It seems as though every discussion of Oklahoma’s offense begins and ends with Heisman Trophy winning quarterback Kyler Murray, and that includes discussion of the Sooners by Alabama nose tackle Quinnen Williams.
But Williams has to be familiar with some other Oklahoma players, too, as the Crimson Tide prepares for the College Football Playoff semifinal game in the Orange Bowl Dec. 29 when No. 1 Bama takes on No. 4 OU. Williams will be up close against the Oklahoma line that has been named winner of the Joe Moore Award as the nation’s best offensive front.
“They are very good,” Williams said Tuesday. “I feel like they are the most technically sound offensive line we have gone against. They do everything together. You can see the chemistry together on the way they make their calls. It’s going to be a great challenge. I feel they are one of the best offensive lines we’re going against, one of the closest offensive lines that we’re going against, because they really feed off each other.”
His words echoed those of voters for the Joe Moore Award.
Among comments were “technical and fundamentally sound,” “exemplified teamwork,” “efficient in both protection and run game.”
Oklahoma leads the country in points per game (49.5) and yards per contest (577.9).
As is often the case, Oklahoma’s offensive line doesn’t include household names, although senior left guard Ben Powers (12 starts) was an Outland Trophy semifinalist. The others are junior left tackle Bobby Evans (13 starts), redshirt freshman center Creed Humphrey (11 starts), senior right guard Dru Samia (13 starts), and redshirt junior right tackle Cody Ford (13 starts).
It’s likely, too, that those men are familiar with Quinnen Williams and his defensive line teammates, Raekwon Davis and Isaiah Buggs.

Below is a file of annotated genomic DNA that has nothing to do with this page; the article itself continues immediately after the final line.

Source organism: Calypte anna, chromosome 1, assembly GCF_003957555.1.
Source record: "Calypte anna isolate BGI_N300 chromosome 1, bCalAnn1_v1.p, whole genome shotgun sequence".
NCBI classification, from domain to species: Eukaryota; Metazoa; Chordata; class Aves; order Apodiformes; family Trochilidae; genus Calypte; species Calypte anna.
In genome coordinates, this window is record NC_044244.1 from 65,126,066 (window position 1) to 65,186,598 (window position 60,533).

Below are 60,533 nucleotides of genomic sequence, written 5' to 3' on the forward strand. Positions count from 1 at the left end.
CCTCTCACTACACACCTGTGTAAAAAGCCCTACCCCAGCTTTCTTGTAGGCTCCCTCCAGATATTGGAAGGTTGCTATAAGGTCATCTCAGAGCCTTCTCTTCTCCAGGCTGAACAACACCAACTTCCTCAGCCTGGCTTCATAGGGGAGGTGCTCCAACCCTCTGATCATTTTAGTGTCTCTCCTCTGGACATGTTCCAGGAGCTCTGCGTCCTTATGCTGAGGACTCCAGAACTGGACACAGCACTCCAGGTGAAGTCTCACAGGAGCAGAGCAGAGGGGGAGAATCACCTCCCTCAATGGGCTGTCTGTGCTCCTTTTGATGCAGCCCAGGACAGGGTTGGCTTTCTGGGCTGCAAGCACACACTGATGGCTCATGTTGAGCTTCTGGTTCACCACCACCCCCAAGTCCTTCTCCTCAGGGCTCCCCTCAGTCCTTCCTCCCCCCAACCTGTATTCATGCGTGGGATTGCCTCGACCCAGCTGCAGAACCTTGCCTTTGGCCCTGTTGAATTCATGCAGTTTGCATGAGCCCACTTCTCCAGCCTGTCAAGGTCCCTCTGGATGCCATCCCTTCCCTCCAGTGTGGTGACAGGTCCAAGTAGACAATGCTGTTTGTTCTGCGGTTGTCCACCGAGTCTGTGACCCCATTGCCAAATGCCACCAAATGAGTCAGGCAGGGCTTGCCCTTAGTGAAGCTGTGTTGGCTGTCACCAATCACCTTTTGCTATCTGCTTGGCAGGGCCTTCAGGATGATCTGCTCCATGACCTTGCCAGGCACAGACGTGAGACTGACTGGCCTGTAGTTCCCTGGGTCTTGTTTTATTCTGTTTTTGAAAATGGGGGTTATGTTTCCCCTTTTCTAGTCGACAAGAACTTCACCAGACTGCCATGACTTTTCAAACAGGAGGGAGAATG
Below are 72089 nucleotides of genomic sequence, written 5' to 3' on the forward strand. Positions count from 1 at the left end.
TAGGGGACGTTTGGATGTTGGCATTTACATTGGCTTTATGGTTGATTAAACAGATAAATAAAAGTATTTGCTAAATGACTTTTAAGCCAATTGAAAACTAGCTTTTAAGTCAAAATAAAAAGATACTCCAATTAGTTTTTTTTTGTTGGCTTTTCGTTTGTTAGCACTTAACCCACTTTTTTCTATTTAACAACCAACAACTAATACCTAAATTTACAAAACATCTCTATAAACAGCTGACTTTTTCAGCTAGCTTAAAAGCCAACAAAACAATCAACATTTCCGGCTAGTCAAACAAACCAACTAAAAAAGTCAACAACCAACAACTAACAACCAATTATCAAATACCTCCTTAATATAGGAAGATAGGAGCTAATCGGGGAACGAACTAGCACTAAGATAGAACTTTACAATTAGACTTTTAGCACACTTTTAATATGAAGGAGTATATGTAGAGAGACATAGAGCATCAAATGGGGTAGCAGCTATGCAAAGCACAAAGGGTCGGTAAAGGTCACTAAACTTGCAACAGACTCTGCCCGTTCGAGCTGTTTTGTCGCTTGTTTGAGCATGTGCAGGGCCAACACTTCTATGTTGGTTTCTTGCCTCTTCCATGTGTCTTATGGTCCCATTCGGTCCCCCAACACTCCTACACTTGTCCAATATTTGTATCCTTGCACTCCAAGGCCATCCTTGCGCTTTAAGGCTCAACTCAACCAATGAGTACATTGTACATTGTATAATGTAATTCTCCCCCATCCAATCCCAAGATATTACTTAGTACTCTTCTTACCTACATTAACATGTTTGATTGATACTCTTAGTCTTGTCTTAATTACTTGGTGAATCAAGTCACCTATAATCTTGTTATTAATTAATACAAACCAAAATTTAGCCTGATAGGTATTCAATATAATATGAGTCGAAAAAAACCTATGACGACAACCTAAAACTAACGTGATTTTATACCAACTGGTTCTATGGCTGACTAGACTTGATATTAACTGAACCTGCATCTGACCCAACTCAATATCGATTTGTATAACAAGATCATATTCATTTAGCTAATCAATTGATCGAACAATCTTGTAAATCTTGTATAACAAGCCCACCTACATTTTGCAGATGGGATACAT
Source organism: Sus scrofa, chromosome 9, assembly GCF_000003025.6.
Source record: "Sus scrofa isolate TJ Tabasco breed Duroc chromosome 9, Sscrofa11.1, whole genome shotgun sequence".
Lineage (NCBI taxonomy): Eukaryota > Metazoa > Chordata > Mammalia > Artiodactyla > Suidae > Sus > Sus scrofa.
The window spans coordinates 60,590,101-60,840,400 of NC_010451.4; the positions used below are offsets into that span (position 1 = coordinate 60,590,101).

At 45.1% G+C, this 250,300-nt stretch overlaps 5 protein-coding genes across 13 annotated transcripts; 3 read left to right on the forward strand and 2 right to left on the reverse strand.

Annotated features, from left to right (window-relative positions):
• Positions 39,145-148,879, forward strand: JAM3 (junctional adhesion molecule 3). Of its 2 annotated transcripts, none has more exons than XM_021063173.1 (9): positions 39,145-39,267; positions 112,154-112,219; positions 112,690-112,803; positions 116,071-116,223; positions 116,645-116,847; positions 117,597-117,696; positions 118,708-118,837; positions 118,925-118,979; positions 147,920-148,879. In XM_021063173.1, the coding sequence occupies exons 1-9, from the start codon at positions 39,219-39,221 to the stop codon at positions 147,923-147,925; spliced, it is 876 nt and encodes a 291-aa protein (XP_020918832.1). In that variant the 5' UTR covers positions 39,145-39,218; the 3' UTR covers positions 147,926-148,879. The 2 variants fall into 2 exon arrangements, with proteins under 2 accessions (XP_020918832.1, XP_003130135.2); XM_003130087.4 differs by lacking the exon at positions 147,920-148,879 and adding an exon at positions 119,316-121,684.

Williams, a 6-4, 295-pound redshirt sophomore, was a unanimous All-America this season, and received Heisman Trophy votes — including being first on one ballot. Williams said he “was just very happy for the guy who won it, a very great player. It was a blessing to be in the talk of it.”
The guy who won it, of course, was Oklahoma’s Murray, and Williams had compliments for him. “He’s a very explosive player,” Williams said. “He can do it all — run the ball, throw the ball — just the all-around quarterback that you want to see.
“They can do it all. They have the perfect balanced offense that you want to see in college or the NFL. They can run the ball efficiently. They can pass the ball efficiently. They have a great quarterback who can throw you open. They have a great quarterback who can put it where it’s supposed to be and he can extend plays. That’s the real big thing that he can do. He can make seven seconds into 10 seconds or he can make three seconds into seven seconds, so really get to him quick and really confusing him, just trying to affect him in all the ways we can.
“Kyler Murray can run around you and make you miss in the pocket, throw the ball deep, extend plays.”
Williams outlined the challenge for the Tide defensive line.
He said that Murray’s ability to escape the rush doesn’t change the way Bama’s defensive front will play. “You really have to close the pocket in, make sure you get a fence around him,” Williams said. “Pushing the inside pocket will be a big thing. We have great edge rushers in Christian Williams, Anfernee Jennings, and Jamey Mosley, so me, Raekwon Davis, and Isaiah Buggs have to push the pocket, collapse the pocket on him. It’s going to be a big task, but that’s the main challenge.”
Williams said that Bama’s defensive line height can be a factor against the 5-10 Murray on quick passes. “Get your hands up,” he said. “Kyler is short. We’ve got Raekwon 6-7, I’m 6-4, Buggs 6-4. Getting our hands up, Just affect him in general. Get pressure on him. Get hits on him.”
The Tide nose tackle said that the layoff between Alabama’s Southeastern Conference Championship Game win over Georgia on Dec. 1 and the Orange Bowl game on Dec. 29 is “a positive because we get to really watch film. We get to really look at technique. We get to get our bodies back to the first game of the season.”
Watching film is two-fold, he said. There is the chance to look at Oklahoma against all its 2018 opponents, and also a chance to correct mistakes. He said in the Georgia game “we had a lot of missed tackles and mental errors in the first half and the first of the second half.”
Bama’s 2015 offensive line was winner of the inaugural 800-pound Joe Moore Award trophy. The committee said the vote this year was “unprecedentedly close,” OU edging out Alabama and Georgia.